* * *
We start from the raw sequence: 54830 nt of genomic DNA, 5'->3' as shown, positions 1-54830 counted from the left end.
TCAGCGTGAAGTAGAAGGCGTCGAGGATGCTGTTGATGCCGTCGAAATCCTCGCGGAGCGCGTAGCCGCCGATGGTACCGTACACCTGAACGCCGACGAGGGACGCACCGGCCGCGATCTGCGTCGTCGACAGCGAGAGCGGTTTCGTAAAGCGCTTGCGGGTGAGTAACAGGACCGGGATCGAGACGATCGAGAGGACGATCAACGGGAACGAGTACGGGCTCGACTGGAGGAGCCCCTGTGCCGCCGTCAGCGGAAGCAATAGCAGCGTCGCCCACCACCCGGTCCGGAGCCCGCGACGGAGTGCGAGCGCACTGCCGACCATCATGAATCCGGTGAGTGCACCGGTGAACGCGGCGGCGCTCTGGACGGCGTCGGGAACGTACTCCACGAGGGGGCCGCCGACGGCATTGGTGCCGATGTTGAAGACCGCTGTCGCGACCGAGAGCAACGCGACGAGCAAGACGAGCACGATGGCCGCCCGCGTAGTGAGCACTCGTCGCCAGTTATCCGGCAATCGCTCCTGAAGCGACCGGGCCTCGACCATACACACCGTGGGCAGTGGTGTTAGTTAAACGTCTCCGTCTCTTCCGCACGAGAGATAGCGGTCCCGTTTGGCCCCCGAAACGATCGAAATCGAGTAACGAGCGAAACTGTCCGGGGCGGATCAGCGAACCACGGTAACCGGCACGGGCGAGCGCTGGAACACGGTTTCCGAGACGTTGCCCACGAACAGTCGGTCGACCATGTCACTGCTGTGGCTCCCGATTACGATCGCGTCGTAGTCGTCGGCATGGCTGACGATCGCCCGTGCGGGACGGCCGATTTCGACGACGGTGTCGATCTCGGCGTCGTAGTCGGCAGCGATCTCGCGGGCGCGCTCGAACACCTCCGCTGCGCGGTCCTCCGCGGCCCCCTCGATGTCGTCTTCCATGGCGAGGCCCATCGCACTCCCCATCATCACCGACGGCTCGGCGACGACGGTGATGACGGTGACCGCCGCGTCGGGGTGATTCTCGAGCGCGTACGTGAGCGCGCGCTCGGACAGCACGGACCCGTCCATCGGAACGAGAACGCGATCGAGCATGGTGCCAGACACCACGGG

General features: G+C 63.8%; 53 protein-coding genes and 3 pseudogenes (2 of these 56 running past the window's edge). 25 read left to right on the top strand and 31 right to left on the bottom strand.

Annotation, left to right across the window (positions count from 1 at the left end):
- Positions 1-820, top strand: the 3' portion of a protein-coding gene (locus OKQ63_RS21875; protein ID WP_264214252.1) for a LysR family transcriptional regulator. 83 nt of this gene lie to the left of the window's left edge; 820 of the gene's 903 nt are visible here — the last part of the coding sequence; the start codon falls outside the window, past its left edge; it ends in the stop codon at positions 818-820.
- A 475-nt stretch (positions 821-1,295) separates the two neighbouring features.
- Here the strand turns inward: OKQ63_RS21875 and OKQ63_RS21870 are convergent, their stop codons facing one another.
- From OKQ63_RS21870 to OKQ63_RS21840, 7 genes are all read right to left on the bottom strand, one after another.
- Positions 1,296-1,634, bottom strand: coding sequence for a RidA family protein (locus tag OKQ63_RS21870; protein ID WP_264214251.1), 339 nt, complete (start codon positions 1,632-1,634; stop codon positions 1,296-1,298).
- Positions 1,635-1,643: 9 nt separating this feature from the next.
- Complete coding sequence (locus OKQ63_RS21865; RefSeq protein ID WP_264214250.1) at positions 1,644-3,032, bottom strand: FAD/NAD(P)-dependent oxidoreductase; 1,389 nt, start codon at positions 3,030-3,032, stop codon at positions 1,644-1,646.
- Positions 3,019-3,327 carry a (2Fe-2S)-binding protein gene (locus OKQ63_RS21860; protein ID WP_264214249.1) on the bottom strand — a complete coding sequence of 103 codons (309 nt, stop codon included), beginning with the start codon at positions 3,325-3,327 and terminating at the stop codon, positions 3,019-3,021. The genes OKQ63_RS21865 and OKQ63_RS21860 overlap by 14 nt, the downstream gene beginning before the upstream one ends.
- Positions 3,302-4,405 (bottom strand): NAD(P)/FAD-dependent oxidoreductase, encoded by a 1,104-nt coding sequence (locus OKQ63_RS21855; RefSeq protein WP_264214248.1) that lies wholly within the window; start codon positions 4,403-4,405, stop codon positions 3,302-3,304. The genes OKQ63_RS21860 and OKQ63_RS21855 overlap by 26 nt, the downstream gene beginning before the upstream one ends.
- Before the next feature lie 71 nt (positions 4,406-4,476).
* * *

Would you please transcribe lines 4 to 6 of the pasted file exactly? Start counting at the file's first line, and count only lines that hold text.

Annotation, left to right across the window (positions count from 1 at the left end):
- Positions 1-820, top strand: the 3' portion of a protein-coding gene (locus OKQ63_RS21875; protein ID WP_264214252.1) for a LysR family transcriptional regulator. 83 nt of this gene lie to the left of the window's left edge; 820 of the gene's 903 nt are visible here — the last part of the coding sequence; the start codon falls outside the window, past its left edge; it ends in the stop codon at positions 818-820.
- A 475-nt stretch (positions 821-1,295) separates the two neighbouring features.